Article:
Ireland and Wales’ final preparations for RWC

This weekend will see the final preparation matches ahead of the 2019 Rugby World Cup in Japan at the end of September. One of the most influential matches of the weekend will take place in Dublin, as Ireland and Wales will clash in their second match in two weeks; a match which can have great ramifications for the much debated official World Rankings.

After both Ireland and Wales announced their squads that will compete in Japan, a number of questions and concerns have been raised, particularly surrounding the Irish squad. Many have critised the inclusion of the twice-capped Jean Kleyn ahead of the experienced Devin Toner in the Irish squad to travel to Japan, including Agustín Pichot (Former Argentine international and current vice-chairman of World Rugby), who took to twitter to express his disappointment in the inclusion of the “project player”.

With Kleyn selected to start against Wales, this match will be a crucible for the young South African-born lock, as he underwhelmed in both of his previous outings for the “Boys in Green”. After the slightly unconvincing 29-10 victory over Italy in their first World Cup Warm-up game, Kleyn started in Ireland’s dismal performance against England in Twickenham. In both of those matches, Kleyn barely made an impact during his time on the field, with the Irish set pieces being one of their biggest worry.

As many will place a keen eye on Kleyn’s performance against the former World Number one side on Saturday, the Munster man will have to play one of the games of his life in order to prove that he deserves his spot ahead of the much-loved Toner.

Additionally, the centre pairing in Ireland’s final warm-up match will be under the microscope, as it is still uncertain precisely who will start at 12 and 13 in Japan. Bundee Aki and Robbie Henshaw will start at inside and outside centre respectively against Wales, with Gary Ringrose being the most likely backup for the midfield on the bench. Chris Farrell and Keith Earls being the other possible centres in the squad, both Aki and Henshaw will be hoping to cement their places in the starting lineup.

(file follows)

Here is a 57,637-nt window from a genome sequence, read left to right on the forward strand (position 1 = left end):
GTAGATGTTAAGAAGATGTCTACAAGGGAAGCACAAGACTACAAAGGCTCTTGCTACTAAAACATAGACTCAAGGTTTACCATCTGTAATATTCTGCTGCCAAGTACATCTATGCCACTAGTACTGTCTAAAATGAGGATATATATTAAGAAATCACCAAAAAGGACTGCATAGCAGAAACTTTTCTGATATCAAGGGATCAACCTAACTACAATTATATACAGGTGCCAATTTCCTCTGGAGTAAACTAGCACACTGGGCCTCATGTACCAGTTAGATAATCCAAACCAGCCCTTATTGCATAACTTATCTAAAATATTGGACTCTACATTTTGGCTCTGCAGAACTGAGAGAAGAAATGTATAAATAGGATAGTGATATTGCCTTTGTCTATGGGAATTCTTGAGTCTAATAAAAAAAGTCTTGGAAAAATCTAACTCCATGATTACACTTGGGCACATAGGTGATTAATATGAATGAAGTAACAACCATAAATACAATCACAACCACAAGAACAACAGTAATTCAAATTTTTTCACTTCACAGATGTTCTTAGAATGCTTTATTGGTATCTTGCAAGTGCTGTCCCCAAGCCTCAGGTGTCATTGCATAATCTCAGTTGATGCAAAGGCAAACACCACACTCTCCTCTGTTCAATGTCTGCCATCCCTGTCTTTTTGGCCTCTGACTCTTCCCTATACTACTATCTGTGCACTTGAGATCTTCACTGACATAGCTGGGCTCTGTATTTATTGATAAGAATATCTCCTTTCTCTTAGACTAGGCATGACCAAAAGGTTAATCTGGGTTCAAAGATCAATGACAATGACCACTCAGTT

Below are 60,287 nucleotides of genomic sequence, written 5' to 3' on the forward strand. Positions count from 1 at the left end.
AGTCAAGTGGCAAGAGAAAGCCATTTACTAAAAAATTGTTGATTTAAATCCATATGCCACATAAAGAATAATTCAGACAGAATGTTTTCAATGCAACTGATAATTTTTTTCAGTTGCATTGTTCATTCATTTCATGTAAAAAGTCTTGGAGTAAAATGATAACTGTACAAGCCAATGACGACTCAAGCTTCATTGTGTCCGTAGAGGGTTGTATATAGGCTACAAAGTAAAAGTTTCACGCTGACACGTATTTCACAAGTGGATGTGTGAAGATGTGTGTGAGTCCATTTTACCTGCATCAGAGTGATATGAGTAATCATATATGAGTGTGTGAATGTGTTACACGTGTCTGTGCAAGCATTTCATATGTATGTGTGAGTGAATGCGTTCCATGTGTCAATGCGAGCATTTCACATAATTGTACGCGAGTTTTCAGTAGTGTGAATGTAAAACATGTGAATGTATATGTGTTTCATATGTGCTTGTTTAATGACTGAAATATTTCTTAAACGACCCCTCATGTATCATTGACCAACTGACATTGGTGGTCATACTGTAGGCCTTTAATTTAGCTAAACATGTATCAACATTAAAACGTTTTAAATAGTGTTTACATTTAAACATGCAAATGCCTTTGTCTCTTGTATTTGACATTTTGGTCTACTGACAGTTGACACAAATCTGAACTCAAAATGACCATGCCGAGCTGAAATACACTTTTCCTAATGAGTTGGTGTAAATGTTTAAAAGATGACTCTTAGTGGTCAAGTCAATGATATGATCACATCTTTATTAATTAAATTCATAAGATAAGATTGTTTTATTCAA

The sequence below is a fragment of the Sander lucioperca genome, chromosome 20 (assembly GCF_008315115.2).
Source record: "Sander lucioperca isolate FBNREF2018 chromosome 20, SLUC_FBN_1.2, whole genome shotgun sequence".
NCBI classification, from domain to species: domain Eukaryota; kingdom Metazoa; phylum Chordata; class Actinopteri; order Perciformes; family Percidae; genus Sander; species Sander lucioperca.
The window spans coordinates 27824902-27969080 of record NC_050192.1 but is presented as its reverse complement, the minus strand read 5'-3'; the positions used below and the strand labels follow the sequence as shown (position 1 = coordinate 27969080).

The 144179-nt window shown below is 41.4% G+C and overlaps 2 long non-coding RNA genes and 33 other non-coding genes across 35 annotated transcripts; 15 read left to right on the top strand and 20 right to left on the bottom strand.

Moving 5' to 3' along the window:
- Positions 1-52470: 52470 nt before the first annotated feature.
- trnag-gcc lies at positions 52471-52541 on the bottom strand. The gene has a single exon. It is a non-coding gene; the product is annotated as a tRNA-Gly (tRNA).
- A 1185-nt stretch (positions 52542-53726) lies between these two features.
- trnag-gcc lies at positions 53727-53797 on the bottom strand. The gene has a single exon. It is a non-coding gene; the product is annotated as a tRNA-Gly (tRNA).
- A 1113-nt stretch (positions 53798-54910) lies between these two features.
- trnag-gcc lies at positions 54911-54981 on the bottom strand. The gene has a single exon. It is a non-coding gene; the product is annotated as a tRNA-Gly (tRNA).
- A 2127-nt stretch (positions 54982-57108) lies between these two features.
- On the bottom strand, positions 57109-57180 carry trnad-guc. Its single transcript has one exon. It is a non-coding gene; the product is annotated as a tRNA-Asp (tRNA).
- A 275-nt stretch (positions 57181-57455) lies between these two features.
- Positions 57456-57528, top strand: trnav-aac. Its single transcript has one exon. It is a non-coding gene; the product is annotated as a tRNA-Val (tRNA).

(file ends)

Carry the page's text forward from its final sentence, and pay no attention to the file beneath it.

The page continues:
Both Ireland and Wales are blessed with depth heading into the World Cup, causing both Joe Schmidt and Warren Gatland some serious selection headaches. Rhys Patchell made a big statement in the unfortunate absence of Gareth Anscombe last week in Cardiff, and should be hopeful that he can duplicate that performance in Dublin in order to play his way ahead of Dan Biggar. Other key positions in the Welsh starting line-up that will be under the spotlight this weekend include wing, where Josh Adams will start in the place of Liam Williams, who is on the bench.

Not only will this weekend be key in finalising the first choice players for both teams, the encounter in Dublin could mean that for the third time in as many weeks there could be a new World No. 1 on the official World Rankings. After Ireland triumphed in Cardiff, they moved to second on the rankings, allowing New Zealand to top the table once again, and pushing Wales down to fourth behind England. This weekend, however, Ireland can move to the top of the World Rankings, regardless of New Zealand’s result against Tonga, if they manage to defeat Wales by any margin.

This would see Ireland be World No. 1 at the opening of the World Cup, as there will be no other matches that will affect the rankings before the opening match in Japan.

While Ireland versus Wales will have a major impact on the state of international rugby before the World Cup, the other big match of the weekend could see the Springboks banish their old demons from 2015, as they will face Japan for the first time since their shock defeat in the group stages of the World Cup in 2015.

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